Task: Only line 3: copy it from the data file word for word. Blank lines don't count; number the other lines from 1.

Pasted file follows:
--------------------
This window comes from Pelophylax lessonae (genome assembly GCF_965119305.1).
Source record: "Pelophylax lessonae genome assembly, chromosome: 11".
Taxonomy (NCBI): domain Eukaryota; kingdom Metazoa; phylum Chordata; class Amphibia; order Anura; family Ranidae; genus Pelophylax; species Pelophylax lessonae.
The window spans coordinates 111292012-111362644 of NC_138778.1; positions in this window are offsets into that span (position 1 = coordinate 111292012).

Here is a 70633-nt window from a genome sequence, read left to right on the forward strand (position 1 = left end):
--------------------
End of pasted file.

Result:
Taxonomy (NCBI): domain Eukaryota; kingdom Metazoa; phylum Chordata; class Amphibia; order Anura; family Ranidae; genus Pelophylax; species Pelophylax lessonae.